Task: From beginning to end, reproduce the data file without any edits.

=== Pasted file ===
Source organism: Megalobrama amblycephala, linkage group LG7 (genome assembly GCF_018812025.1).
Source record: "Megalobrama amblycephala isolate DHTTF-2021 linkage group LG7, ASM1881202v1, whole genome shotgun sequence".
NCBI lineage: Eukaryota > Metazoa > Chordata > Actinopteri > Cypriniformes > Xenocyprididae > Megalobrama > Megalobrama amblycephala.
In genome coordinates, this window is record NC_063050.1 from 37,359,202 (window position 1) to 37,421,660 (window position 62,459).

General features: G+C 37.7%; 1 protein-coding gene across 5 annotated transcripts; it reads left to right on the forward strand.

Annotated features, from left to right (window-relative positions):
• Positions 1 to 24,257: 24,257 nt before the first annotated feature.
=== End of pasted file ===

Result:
Source organism: Megalobrama amblycephala, linkage group LG7 (genome assembly GCF_018812025.1).
Source record: "Megalobrama amblycephala isolate DHTTF-2021 linkage group LG7, ASM1881202v1, whole genome shotgun sequence".
NCBI lineage: Eukaryota > Metazoa > Chordata > Actinopteri > Cypriniformes > Xenocyprididae > Megalobrama > Megalobrama amblycephala.
In genome coordinates, this window is record NC_063050.1 from 37,359,202 (window position 1) to 37,421,660 (window position 62,459).

General features: G+C 37.7%; 1 protein-coding gene across 5 annotated transcripts; it reads left to right on the forward strand.

Annotated features, from left to right (window-relative positions):
• Positions 1 to 24,257: 24,257 nt before the first annotated feature.